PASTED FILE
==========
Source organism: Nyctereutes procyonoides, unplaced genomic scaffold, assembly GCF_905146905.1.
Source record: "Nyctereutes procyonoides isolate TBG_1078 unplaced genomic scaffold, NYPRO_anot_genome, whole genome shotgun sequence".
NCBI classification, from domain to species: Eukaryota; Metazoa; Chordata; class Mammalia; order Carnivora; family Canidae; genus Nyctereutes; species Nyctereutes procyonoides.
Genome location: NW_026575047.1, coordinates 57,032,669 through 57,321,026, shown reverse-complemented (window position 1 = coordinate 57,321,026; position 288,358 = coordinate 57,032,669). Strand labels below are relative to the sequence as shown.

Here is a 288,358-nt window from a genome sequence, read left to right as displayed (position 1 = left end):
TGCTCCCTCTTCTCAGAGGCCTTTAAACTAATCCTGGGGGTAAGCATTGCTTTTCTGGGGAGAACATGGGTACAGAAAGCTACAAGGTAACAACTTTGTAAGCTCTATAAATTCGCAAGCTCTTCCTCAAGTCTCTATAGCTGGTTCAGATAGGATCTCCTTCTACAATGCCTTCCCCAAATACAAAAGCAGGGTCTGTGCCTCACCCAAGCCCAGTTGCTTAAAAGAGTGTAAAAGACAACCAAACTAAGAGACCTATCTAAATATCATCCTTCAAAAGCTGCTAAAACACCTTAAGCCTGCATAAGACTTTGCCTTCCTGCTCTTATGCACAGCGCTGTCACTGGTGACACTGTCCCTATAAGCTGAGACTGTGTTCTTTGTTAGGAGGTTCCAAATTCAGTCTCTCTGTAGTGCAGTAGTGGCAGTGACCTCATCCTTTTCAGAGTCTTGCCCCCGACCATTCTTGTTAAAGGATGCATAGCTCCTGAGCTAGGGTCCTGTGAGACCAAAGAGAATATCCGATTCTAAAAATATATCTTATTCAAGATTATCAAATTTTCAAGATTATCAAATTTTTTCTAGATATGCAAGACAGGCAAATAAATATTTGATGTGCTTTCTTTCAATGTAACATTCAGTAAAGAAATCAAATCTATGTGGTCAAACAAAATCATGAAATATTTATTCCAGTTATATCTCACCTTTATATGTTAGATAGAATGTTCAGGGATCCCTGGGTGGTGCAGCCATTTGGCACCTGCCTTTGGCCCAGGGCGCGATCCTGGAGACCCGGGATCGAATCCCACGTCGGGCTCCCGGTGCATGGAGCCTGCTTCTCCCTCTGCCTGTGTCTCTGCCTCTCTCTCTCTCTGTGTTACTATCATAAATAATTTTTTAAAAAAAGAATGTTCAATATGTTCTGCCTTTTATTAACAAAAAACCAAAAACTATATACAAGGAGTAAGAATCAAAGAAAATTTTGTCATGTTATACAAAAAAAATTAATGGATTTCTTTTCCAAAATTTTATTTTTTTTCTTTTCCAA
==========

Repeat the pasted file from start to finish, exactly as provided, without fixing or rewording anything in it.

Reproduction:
Source organism: Nyctereutes procyonoides, unplaced genomic scaffold, assembly GCF_905146905.1.
Source record: "Nyctereutes procyonoides isolate TBG_1078 unplaced genomic scaffold, NYPRO_anot_genome, whole genome shotgun sequence".
NCBI classification, from domain to species: Eukaryota; Metazoa; Chordata; class Mammalia; order Carnivora; family Canidae; genus Nyctereutes; species Nyctereutes procyonoides.
Genome location: NW_026575047.1, coordinates 57,032,669 through 57,321,026, shown reverse-complemented (window position 1 = coordinate 57,321,026; position 288,358 = coordinate 57,032,669). Strand labels below are relative to the sequence as shown.

Here is a 288,358-nt window from a genome sequence, read left to right as displayed (position 1 = left end):
TGCTCCCTCTTCTCAGAGGCCTTTAAACTAATCCTGGGGGTAAGCATTGCTTTTCTGGGGAGAACATGGGTACAGAAAGCTACAAGGTAACAACTTTGTAAGCTCTATAAATTCGCAAGCTCTTCCTCAAGTCTCTATAGCTGGTTCAGATAGGATCTCCTTCTACAATGCCTTCCCCAAATACAAAAGCAGGGTCTGTGCCTCACCCAAGCCCAGTTGCTTAAAAGAGTGTAAAAGACAACCAAACTAAGAGACCTATCTAAATATCATCCTTCAAAAGCTGCTAAAACACCTTAAGCCTGCATAAGACTTTGCCTTCCTGCTCTTATGCACAGCGCTGTCACTGGTGACACTGTCCCTATAAGCTGAGACTGTGTTCTTTGTTAGGAGGTTCCAAATTCAGTCTCTCTGTAGTGCAGTAGTGGCAGTGACCTCATCCTTTTCAGAGTCTTGCCCCCGACCATTCTTGTTAAAGGATGCATAGCTCCTGAGCTAGGGTCCTGTGAGACCAAAGAGAATATCCGATTCTAAAAATATATCTTATTCAAGATTATCAAATTTTCAAGATTATCAAATTTTTTCTAGATATGCAAGACAGGCAAATAAATATTTGATGTGCTTTCTTTCAATGTAACATTCAGTAAAGAAATCAAATCTATGTGGTCAAACAAAATCATGAAATATTTATTCCAGTTATATCTCACCTTTATATGTTAGATAGAATGTTCAGGGATCCCTGGGTGGTGCAGCCATTTGGCACCTGCCTTTGGCCCAGGGCGCGATCCTGGAGACCCGGGATCGAATCCCACGTCGGGCTCCCGGTGCATGGAGCCTGCTTCTCCCTCTGCCTGTGTCTCTGCCTCTCTCTCTCTCTGTGTTACTATCATAAATAATTTTTTAAAAAAAGAATGTTCAATATGTTCTGCCTTTTATTAACAAAAAACCAAAAACTATATACAAGGAGTAAGAATCAAAGAAAATTTTGTCATGTTATACAAAAAAAATTAATGGATTTCTTTTCCAAAATTTTATTTTTTTTCTTTTCCAA